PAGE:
The James Webb Space Telescope, owned by NASA, the European Space Agency (ESA) and the Canadian Space Agency (CSA), has immortalized the most famous cradle of stars, ‘pillars of creation’: plumes of interstellar gas and dust about 6,500 light-years away, New stars are forming inside it, which are estimated to be only a few hundred thousand years old. The same image, taken in 1995, made the Hubble Telescope (by NASA and the European Space Agency) famous: it’s actually considered one of the 10 best shots, but the difference in detail and resolution with the new Webb images is remarkable.
In the photos, the columns look like majestic rock formations, but the new stars in the formation, visible on the outside of the columns, steal the show. The wavy lava-like lines are caused by newborn stars, which periodically release jets that smash into clouds of surrounding material. On the other hand, the reddish light comes from energetic hydrogen molecules, which are produced during the expulsion of materials and collisions that occur within these gas columns.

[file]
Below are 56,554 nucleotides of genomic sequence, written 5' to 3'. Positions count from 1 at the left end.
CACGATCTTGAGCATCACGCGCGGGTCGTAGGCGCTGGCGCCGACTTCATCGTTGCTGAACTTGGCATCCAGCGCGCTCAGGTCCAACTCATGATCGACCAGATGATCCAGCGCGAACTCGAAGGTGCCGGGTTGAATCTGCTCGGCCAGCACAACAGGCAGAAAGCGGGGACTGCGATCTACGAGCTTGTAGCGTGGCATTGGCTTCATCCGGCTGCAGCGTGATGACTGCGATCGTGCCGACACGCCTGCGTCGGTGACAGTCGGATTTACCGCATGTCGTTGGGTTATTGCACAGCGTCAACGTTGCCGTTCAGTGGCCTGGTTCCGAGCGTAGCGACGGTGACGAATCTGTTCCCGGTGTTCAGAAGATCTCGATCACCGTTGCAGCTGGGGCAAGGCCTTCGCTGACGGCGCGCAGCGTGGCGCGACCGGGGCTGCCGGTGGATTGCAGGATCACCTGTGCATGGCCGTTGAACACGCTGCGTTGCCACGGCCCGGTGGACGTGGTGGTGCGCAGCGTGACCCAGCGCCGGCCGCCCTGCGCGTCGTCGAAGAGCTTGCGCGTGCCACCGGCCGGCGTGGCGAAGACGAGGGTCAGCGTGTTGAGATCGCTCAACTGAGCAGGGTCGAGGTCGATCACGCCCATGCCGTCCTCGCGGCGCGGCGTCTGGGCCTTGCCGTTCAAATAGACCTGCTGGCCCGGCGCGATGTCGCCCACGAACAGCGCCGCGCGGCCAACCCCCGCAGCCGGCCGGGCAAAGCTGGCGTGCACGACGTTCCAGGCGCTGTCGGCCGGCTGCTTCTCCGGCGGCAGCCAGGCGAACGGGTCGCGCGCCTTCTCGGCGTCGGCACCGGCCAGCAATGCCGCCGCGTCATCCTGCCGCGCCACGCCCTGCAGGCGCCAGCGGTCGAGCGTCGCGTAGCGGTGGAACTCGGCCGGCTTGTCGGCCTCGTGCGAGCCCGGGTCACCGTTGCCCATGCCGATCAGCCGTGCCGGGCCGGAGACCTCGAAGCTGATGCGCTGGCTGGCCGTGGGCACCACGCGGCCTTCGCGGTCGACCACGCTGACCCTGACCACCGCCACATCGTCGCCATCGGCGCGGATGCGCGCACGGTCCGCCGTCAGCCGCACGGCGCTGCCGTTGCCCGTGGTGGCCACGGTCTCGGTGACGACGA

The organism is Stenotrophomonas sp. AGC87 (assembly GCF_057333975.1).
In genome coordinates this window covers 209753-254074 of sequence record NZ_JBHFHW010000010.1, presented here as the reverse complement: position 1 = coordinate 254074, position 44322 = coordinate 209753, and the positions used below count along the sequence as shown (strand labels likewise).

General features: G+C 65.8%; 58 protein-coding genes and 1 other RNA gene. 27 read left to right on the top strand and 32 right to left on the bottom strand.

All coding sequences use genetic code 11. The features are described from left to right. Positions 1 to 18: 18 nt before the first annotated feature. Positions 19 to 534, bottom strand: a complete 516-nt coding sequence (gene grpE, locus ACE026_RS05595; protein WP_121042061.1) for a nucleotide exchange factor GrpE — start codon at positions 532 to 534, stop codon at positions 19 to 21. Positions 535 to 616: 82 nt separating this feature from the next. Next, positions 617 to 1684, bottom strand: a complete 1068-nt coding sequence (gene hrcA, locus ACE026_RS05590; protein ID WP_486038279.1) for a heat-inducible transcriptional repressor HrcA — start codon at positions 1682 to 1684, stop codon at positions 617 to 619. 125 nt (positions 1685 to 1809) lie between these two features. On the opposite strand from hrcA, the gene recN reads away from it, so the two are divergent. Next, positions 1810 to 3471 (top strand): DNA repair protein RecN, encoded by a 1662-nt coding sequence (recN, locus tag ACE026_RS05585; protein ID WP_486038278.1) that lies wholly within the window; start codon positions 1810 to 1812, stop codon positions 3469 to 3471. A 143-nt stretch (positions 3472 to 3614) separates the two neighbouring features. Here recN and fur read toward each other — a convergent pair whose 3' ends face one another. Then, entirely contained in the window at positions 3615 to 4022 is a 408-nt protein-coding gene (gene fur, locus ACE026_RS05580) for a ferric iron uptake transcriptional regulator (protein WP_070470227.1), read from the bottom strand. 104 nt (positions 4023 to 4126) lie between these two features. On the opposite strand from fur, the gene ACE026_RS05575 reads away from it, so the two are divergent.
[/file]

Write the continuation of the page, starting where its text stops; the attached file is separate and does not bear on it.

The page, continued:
But this time, Webb was unable to “cross” the clouds to reveal what lay behind them, although it might seem the opposite: the images, in fact, do not contain background galaxies. The reason is a mixture of transparent gas and dust known as the interstellar medium, which prevents us from seeing at a greater depth. These new snapshots of the Pillars of Creation will help researchers better understand the processes of star formation and death.
Pillars of Creation imaged by Hubble (left) and Webb (right) (Source: NASA, ESA, CSA, STScI; J. DePasquale, A. Koekemoer, A. Pagan (STScI))
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